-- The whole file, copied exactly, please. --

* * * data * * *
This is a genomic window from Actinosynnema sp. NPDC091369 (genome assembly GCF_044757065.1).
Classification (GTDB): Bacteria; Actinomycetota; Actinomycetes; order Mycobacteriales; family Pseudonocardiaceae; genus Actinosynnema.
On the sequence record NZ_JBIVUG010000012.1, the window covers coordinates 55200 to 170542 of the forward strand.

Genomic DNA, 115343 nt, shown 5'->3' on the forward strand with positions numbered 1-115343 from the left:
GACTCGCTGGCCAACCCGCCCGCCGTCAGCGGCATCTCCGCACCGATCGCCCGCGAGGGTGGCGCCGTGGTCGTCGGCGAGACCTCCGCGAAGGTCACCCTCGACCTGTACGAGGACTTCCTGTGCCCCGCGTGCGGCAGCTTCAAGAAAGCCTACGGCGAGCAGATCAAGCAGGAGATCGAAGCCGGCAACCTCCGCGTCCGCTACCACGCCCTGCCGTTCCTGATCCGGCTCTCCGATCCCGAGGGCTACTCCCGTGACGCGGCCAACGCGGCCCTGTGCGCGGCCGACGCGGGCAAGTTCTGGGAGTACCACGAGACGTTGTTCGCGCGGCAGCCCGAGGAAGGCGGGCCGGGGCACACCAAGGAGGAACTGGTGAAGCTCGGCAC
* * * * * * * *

This is a genomic window from Actinosynnema sp. NPDC091369 (genome assembly GCF_044757065.1).
Classification (GTDB): Bacteria; Actinomycetota; Actinomycetes; order Mycobacteriales; family Pseudonocardiaceae; genus Actinosynnema.
On the sequence record NZ_JBIVUG010000012.1, the window covers coordinates 55200 to 170542 of the forward strand.

Genomic DNA, 115343 nt, shown 5'->3' on the forward strand with positions numbered 1-115343 from the left:
GACTCGCTGGCCAACCCGCCCGCCGTCAGCGGCATCTCCGCACCGATCGCCCGCGAGGGTGGCGCCGTGGTCGTCGGCGAGACCTCCGCGAAGGTCACCCTCGACCTGTACGAGGACTTCCTGTGCCCCGCGTGCGGCAGCTTCAAGAAAGCCTACGGCGAGCAGATCAAGCAGGAGATCGAAGCCGGCAACCTCCGCGTCCGCTACCACGCCCTGCCGTTCCTGATCCGGCTCTCCGATCCCGAGGGCTACTCCCGTGACGCGGCCAACGCGGCCCTGTGCGCGGCCGACGCGGGCAAGTTCTGGGAGTACCACGAGACGTTGTTCGCGCGGCAGCCCGAGGAAGGCGGGCCGGGGCACACCAAGGAGGAACTGGTGAAGCTCGGCAC